Remote Offices of the Future: Protecting Company Data 15 Aug 2021
The Covid-19 pandemic has been a world-altering event. In order to combat the spread of the virus, global lockdowns were put in place, with the UK entering its first on the 23rd of March last year. As a result of these restrictions, businesses needed to close down their premises to help out the cause. Drastic changes, therefore, had to be made for them to survive financially. One such area that has been subsequently overhauled is the working environment.
What sectors were affected here?
Just over one quarter (25.9%) of the UK’s total population has worked from home during the pandemic, more than double the amount during 2019 (12.4%). Furthermore, more ONS statistics show that jobs requiring higher qualifications and experience were more likely to work remotely. For example, around 55.8% of managers, directors and senior officials worked at home along with 56.6% of professional occupations similarly remote working. This highly contrasts process, plant and machine operatives at 7.4% and elementary occupations at 4.4% respectively.
These figures are to be expected, though, as process, plant and machine operatives, as well as elementary occupation jobs, cannot be performed outside of their place of work. On the other hand, most managers, directors, senior officials and professional occupation jobs have the luxury and flexibility of remote working.
For businesses that are shifting over to remote working, company data must be protected.
The importance of protecting company data outside the office.
Any business, big or small, can suffer from a cybersecurity attack. Said attack could be devastating in a number of ways. For starters, the financial risk can be significant enough to cripple the business. Say if a hacker were to breach the security system – they could leak information relating to employees. This could eventually lead to the employer being taken to court for any damages caused. After all, it is the employer’s duty of care to protect their employees from any potential harm. Therefore, ensuring their data is kept secure is critical.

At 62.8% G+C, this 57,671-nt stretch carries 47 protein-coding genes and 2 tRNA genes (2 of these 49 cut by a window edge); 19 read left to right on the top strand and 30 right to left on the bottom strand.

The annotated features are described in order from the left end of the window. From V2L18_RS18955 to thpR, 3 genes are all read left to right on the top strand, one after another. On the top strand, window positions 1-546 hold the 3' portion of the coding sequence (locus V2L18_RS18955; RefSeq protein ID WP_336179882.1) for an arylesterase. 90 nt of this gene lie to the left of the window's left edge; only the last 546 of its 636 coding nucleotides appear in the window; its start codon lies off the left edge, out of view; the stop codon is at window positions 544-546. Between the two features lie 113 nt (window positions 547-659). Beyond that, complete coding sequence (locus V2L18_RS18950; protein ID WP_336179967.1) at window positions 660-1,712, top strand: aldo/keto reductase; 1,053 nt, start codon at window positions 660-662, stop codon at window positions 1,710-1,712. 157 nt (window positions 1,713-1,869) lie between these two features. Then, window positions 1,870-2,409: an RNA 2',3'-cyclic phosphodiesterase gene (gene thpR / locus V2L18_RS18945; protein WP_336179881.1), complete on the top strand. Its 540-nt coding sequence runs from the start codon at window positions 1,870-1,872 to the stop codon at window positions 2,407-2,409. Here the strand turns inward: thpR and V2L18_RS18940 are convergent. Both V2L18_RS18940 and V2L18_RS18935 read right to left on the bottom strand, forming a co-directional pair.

If this were to happen, then the company’s public image would be significantly tarnished. It would firstly show that the company is naive enough not to protect its employees from potential threats. It may even suggest that the company does not care about its employees by not having necessary security measures in place. Avoid this at all costs to protect all involved.
This is all the more apparent considering how internet-dependent remote working roles are. The cloud has been subject to many data breaches, such as Microsoft, Apple, and Yahoo, to name just a few. As can be seen, even the biggest companies are vulnerable. Businesses must do all they can to ensure this does not happen to them. Privacy is a precious commodity nowadays, and the more that can be done to protect it, the better.
So how can businesses continue to protect company data outside the office?
With remote working comes less control on the employer’s end. They have to put complete trust in their employees to deliver results, meaning it can go either way – wondrously or disastrously.